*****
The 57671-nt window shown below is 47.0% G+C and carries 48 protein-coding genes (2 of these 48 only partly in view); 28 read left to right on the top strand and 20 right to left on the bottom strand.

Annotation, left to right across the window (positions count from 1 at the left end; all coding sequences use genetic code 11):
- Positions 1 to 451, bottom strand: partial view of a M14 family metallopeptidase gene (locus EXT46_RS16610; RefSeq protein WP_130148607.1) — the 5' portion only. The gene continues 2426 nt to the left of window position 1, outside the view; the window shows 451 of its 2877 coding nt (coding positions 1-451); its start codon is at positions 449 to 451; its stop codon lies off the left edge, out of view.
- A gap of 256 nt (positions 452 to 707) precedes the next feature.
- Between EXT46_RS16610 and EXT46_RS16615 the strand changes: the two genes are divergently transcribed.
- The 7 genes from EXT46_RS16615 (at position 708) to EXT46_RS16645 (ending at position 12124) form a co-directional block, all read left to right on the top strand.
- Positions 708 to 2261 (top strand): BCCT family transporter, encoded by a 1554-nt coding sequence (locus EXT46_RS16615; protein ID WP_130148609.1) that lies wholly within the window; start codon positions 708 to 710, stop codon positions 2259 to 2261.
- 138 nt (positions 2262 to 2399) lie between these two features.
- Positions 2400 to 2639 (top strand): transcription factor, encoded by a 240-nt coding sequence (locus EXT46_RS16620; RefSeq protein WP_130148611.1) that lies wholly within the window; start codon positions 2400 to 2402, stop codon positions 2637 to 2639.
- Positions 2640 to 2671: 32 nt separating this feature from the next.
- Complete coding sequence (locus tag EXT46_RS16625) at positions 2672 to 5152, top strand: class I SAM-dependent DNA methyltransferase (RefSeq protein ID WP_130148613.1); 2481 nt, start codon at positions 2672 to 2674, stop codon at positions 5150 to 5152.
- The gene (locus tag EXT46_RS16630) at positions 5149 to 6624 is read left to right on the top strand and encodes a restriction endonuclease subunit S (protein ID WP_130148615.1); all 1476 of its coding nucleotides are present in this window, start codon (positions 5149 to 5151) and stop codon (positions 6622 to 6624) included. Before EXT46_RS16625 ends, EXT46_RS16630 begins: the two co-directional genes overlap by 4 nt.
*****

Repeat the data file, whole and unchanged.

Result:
The 57671-nt window shown below is 47.0% G+C and carries 48 protein-coding genes (2 of these 48 only partly in view); 28 read left to right on the top strand and 20 right to left on the bottom strand.

Annotation, left to right across the window (positions count from 1 at the left end; all coding sequences use genetic code 11):
- Positions 1 to 451, bottom strand: partial view of a M14 family metallopeptidase gene (locus EXT46_RS16610; RefSeq protein WP_130148607.1) — the 5' portion only. The gene continues 2426 nt to the left of window position 1, outside the view; the window shows 451 of its 2877 coding nt (coding positions 1-451); its start codon is at positions 449 to 451; its stop codon lies off the left edge, out of view.
- A gap of 256 nt (positions 452 to 707) precedes the next feature.
- Between EXT46_RS16610 and EXT46_RS16615 the strand changes: the two genes are divergently transcribed.
- The 7 genes from EXT46_RS16615 (at position 708) to EXT46_RS16645 (ending at position 12124) form a co-directional block, all read left to right on the top strand.
- Positions 708 to 2261 (top strand): BCCT family transporter, encoded by a 1554-nt coding sequence (locus EXT46_RS16615; protein ID WP_130148609.1) that lies wholly within the window; start codon positions 708 to 710, stop codon positions 2259 to 2261.
- 138 nt (positions 2262 to 2399) lie between these two features.
- Positions 2400 to 2639 (top strand): transcription factor, encoded by a 240-nt coding sequence (locus EXT46_RS16620; RefSeq protein WP_130148611.1) that lies wholly within the window; start codon positions 2400 to 2402, stop codon positions 2637 to 2639.
- Positions 2640 to 2671: 32 nt separating this feature from the next.
- Complete coding sequence (locus tag EXT46_RS16625) at positions 2672 to 5152, top strand: class I SAM-dependent DNA methyltransferase (RefSeq protein ID WP_130148613.1); 2481 nt, start codon at positions 2672 to 2674, stop codon at positions 5150 to 5152.
- The gene (locus tag EXT46_RS16630) at positions 5149 to 6624 is read left to right on the top strand and encodes a restriction endonuclease subunit S (protein ID WP_130148615.1); all 1476 of its coding nucleotides are present in this window, start codon (positions 5149 to 5151) and stop codon (positions 6622 to 6624) included. Before EXT46_RS16625 ends, EXT46_RS16630 begins: the two co-directional genes overlap by 4 nt.